The Czech prime minister, Mirek Topolanek, was involved in a car crash during a rally in the capital on Saturday. Mr Topolanek was in the passenger’s seat when the crash occurred on a circuit at Prague’s Strahov. Neither he nor the driver Vaclav Pech was injured. Pech is one of the country’s leading rally drivers and has won the Czech national championship several times.
Meanwhile, Mr Svejnar has repeated his call for a public debate with the incumbent, Vaclav Klaus. In a statement, he said it would ensure maximum transparency in the vote and would help clarify President Klaus’s policies. Mr Klaus said, however, that he would not take part in such a debate because the post is decided by 281 deputies and senators.
Czech Television has criticised the awarding of an art prize to a group which sabotaged a live Czech TV broadcast, Lidove noviny reported. A spokesperson for the public channel told the newspaper that the presenting of the National Gallery award for young artists to the group Ztohoven had sent a very bad signal, as breaking the law had been recognized as art and rewarded. In June Ztohoven managed to superimpose an image of a nuclear mushroom cloud on live shots of a scenic area after tampering with a Czech TV camera.
The Communist Party have suspended discussions on whether to back economist Jan Svejnar for the post of president in elections in early February, deputy leader Jiri Dolejs said. The Communists executive committee will wait to see whether Mr Svejnar has the genuine support of the Social Democrats; though the latter’s leader Jiri Paroubek has repeatedly expressed support for Mr Svejnar, the Communists believe some Social Democrat legislators may not actually back him in the bicameral vote. Jan Svejnar, who has spent most of his life in the USA, is supported by the Greens and is hoping to win the backing of the Christian Democrats. He is set to announce next week whether he is standing.
The Czech speed skater Martina Sablikova has been beaten in a long-track race for the first time this season. After winning her first three races, the world champion and world record holder finished second in the 3000 m behind home favourite Renate Groenewold in the Dutch town of Heerenveen on Friday.
A European arrest warrant has been issued for Frantisek Prochazka, who is wanted in connection with the biggest cash robbery in the history of the Czech Republic. Czech police have been searching for Mr Prochazka since the robbery of CZK 560 million from the Prague offices of a security firm where he worked last Saturday. The security company G4S has offered a reward of over CZK 50 million for information leading to the capture of Mr Prochazka or any possible accomplices.
Two little girls who were mixed up by hospital staff and raised by the wrong parents for the best part of a year have spent their first birthday together. The case of infants Veronika and Nicola made world headlines when it was discovered they had been accidentally swapped at birth at Trebic hospital a year ago. The two girls recently began living with their biological parents, the Brozs and the Cermaks. Both families are also planning to spend Christmas together.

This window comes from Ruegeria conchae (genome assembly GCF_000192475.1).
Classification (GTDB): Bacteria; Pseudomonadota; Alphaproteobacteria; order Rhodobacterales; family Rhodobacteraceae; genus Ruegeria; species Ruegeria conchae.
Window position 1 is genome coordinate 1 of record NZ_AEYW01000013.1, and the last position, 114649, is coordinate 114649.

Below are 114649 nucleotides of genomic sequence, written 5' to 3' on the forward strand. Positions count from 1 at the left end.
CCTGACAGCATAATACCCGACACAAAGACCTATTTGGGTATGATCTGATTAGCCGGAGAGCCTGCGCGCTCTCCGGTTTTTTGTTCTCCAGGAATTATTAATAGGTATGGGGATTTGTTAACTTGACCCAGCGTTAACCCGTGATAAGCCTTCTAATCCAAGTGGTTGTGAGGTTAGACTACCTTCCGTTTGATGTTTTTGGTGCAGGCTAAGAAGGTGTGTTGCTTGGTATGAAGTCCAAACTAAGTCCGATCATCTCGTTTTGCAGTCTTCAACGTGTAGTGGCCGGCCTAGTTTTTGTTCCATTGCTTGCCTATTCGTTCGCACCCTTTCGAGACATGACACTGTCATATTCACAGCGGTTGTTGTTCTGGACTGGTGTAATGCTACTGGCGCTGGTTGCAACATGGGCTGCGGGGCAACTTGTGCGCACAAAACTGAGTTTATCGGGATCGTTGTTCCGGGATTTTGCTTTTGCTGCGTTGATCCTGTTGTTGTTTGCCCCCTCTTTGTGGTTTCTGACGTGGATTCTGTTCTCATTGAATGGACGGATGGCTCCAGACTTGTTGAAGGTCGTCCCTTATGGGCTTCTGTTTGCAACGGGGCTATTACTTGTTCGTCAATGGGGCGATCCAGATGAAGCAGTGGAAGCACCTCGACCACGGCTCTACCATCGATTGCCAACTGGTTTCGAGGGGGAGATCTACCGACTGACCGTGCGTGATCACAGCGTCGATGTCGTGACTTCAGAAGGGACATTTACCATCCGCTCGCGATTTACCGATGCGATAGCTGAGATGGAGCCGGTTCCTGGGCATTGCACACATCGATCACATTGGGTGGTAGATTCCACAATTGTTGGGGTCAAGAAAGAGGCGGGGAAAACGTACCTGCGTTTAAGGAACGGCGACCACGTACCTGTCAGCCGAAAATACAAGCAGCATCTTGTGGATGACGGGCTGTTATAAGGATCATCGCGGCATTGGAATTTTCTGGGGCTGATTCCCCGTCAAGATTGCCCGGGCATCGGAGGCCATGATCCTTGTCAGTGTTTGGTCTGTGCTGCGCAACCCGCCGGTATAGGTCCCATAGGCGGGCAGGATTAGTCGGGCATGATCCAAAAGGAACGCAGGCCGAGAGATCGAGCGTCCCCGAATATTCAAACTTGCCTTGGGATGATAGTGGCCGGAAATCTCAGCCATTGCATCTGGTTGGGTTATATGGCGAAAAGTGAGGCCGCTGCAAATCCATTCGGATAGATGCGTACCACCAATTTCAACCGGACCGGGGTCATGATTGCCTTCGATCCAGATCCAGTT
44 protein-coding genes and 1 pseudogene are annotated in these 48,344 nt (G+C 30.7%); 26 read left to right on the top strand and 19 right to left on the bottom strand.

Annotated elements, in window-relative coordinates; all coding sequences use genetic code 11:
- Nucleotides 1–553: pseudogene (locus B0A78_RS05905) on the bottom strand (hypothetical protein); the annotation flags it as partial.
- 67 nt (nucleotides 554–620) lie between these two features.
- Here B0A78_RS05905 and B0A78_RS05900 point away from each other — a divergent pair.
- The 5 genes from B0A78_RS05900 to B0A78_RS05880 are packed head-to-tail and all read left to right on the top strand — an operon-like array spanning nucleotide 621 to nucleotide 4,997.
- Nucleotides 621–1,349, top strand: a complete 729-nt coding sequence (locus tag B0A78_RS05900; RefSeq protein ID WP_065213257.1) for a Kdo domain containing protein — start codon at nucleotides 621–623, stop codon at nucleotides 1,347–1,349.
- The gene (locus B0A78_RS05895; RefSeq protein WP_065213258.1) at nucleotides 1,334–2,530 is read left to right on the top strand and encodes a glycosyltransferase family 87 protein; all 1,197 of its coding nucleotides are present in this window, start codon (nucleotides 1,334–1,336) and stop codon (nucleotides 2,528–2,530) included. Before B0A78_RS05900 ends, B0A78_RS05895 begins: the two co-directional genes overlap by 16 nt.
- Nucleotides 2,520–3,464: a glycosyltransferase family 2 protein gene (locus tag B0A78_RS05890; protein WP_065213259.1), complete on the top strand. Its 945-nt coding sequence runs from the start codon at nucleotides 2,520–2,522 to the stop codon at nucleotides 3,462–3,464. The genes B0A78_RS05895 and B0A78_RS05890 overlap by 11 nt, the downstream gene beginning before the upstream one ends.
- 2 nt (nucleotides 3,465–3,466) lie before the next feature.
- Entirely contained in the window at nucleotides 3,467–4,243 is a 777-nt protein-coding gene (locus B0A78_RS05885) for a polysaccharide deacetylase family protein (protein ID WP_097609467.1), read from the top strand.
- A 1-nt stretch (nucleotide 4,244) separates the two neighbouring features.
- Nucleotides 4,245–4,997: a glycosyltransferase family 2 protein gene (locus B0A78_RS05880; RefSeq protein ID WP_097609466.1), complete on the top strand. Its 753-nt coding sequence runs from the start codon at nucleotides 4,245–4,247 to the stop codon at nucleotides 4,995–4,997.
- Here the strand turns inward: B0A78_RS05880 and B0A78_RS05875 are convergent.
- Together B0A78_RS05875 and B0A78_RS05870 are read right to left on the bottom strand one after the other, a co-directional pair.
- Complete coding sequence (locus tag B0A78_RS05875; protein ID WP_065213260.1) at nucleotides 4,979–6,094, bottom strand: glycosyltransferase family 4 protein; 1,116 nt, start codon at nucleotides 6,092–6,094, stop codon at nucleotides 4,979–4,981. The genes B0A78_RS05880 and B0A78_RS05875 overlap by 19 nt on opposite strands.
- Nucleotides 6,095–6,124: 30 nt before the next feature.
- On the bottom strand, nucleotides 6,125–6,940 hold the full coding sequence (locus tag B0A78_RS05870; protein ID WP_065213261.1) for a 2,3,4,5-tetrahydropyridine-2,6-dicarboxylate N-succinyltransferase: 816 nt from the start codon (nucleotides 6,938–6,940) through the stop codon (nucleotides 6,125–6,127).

The Czech foreigner and border police will be reorganised by January 1 in connection with the Czech Republic's entry to the Schengen area. Pavel Vosicky of the Pilsen foreigner police made the announcement on Friday. The official revealed that 43 foreigner police inspectorates will be established by January to replace a current 195 branches which will cease to exist. Seven regional foreigner police offices will continue to function. The foreigner and border police management announced previously that all employees who will lose jobs as the result of the changes would be able to join traffic police in the border regions. The main task of the newly established inspectorates will be to prevent illegal migration. The Czech foreigner and border police had more than seven thousand members in 2005; by the end of this year their number will be reduced by more than two thousand.
Six Greenpeace activists from five countries were forced to call off a second day of protest against global pollution due to poor weather conditions. The six were part of a team which scaled a smokestack at a Czech power plant on Thursday. The activists aimed to highlight the high carbon dioxide emissions which Greenpeace says the plant produces. Located in the Chomutov area, the plant is operated by the CEZ power utility. CEZ has dismissed the claim of high pollution levels.
The Czech foreign minister, Karel Schwarzenberg, has said that Prague will consult its position on Kosovo with other EU countries in the event that independence there is unilaterally declared. A December 10 deadline on talks on the future of the province approaches and there are fears that violence could break out in the still-Serb province if ethnic Albanian leaders decide to eventually declare independence. Mr Schwarzenberg said in Brussels on Friday that he would prefer a UN Security Council decision on the status of Kosovo, but admitted that was unlikely. On Friday, NATO Secretary-General Jaap de Hoop Scheffer warned that NATO would “act resolutely against anyone seeking to resort to violence” in Kosovo. NATO has confirmed that its 16,000+ troops in the area will stay put to quell any outbreaks.
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